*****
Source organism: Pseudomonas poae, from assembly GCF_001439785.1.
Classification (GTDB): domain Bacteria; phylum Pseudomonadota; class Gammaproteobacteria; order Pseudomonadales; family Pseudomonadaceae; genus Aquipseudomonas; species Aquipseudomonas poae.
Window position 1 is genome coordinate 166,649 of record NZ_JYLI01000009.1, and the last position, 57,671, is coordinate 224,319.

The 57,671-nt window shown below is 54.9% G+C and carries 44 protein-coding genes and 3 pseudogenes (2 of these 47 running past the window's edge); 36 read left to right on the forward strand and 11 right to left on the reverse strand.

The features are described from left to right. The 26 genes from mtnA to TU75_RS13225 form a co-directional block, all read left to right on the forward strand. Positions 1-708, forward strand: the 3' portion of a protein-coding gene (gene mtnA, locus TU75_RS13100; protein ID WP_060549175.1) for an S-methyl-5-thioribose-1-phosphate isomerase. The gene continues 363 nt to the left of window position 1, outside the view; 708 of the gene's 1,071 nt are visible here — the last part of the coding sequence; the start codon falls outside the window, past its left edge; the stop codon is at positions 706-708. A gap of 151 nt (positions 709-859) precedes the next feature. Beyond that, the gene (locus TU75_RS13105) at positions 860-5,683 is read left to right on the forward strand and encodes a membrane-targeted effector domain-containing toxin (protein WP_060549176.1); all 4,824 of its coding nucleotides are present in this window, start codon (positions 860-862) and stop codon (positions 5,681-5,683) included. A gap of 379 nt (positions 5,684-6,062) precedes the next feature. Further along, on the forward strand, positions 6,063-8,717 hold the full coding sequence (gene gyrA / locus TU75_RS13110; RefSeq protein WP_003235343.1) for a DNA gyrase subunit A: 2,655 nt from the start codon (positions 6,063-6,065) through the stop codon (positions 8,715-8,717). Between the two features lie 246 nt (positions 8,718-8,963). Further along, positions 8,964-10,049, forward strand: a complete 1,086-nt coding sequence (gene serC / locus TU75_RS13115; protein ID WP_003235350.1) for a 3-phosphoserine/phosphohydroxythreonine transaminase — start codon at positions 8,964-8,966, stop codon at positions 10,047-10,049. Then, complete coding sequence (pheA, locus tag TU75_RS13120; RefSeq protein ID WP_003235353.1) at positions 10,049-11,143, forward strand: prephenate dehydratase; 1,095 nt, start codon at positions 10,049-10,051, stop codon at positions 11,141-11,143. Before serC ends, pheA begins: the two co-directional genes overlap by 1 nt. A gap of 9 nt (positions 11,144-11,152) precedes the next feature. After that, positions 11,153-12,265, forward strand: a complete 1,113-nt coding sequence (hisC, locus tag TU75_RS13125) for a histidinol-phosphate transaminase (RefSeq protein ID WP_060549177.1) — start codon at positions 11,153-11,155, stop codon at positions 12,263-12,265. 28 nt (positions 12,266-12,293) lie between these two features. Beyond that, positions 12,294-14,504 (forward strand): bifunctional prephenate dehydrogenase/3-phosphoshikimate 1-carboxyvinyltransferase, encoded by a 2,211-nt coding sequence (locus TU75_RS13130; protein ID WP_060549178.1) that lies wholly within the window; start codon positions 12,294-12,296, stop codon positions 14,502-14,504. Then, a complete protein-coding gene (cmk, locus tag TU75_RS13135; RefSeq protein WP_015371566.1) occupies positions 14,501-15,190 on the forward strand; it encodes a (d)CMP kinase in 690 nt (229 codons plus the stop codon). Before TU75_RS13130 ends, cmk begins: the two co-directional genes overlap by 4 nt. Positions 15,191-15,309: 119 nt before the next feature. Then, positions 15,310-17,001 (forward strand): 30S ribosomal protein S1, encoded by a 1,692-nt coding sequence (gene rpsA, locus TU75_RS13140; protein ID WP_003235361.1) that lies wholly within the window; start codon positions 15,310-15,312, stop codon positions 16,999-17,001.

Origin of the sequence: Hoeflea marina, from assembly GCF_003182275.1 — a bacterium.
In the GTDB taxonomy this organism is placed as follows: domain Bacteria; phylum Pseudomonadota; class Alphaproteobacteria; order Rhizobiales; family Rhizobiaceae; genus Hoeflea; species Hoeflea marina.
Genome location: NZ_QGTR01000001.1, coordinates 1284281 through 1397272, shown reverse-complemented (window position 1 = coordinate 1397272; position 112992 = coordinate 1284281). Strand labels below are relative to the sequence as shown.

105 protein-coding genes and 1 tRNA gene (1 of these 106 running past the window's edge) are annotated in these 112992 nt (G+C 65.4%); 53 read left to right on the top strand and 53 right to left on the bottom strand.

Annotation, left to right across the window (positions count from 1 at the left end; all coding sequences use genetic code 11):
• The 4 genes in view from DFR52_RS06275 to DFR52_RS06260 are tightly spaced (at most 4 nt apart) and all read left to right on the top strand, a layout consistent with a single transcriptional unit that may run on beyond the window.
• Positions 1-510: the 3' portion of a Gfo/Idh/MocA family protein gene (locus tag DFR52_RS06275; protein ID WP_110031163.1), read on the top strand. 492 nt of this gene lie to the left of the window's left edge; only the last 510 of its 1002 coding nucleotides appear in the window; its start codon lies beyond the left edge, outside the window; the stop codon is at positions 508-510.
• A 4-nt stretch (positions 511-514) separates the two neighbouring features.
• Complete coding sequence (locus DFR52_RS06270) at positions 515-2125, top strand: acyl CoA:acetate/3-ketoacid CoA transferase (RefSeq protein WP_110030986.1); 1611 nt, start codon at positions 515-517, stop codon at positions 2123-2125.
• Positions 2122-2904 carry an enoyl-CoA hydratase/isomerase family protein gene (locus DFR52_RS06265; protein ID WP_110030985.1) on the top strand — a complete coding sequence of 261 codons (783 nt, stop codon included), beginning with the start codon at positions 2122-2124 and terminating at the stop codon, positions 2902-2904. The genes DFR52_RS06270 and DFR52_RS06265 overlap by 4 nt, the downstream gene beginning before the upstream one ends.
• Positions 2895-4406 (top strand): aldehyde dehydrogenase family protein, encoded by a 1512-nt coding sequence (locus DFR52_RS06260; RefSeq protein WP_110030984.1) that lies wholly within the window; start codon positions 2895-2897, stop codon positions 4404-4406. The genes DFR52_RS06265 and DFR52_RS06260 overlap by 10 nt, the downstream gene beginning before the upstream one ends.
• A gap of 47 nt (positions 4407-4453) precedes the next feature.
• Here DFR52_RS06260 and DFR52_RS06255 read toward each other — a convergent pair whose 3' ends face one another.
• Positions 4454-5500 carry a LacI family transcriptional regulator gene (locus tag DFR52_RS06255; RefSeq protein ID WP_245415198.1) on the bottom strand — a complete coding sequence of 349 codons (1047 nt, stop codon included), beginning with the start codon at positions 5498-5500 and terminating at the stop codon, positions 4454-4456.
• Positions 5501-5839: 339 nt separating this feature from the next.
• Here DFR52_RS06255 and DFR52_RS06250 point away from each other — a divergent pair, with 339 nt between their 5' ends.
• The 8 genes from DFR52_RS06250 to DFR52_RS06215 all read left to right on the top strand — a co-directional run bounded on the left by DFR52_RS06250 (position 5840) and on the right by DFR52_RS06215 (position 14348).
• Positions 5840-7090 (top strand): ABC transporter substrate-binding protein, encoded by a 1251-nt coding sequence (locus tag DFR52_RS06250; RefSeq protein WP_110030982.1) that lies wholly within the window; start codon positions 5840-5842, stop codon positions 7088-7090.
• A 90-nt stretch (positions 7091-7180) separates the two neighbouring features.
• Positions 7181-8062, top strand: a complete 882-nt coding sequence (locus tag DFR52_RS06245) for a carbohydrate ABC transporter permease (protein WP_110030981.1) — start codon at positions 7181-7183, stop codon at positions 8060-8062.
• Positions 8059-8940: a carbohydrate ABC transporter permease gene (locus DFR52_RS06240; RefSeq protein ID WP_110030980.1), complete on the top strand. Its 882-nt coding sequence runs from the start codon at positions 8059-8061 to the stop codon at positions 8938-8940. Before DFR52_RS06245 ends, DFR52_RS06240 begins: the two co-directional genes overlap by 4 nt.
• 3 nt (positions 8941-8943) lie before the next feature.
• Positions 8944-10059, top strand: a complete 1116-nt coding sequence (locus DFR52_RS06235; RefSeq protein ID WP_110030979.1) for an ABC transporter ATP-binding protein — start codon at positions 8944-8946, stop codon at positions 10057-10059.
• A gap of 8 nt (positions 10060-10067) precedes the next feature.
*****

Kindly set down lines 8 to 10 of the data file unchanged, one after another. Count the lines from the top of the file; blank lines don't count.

Genome location: NZ_QGTR01000001.1, coordinates 1284281 through 1397272, shown reverse-complemented (window position 1 = coordinate 1397272; position 112992 = coordinate 1284281). Strand labels below are relative to the sequence as shown.

105 protein-coding genes and 1 tRNA gene (1 of these 106 running past the window's edge) are annotated in these 112992 nt (G+C 65.4%); 53 read left to right on the top strand and 53 right to left on the bottom strand.

Annotation, left to right across the window (positions count from 1 at the left end; all coding sequences use genetic code 11):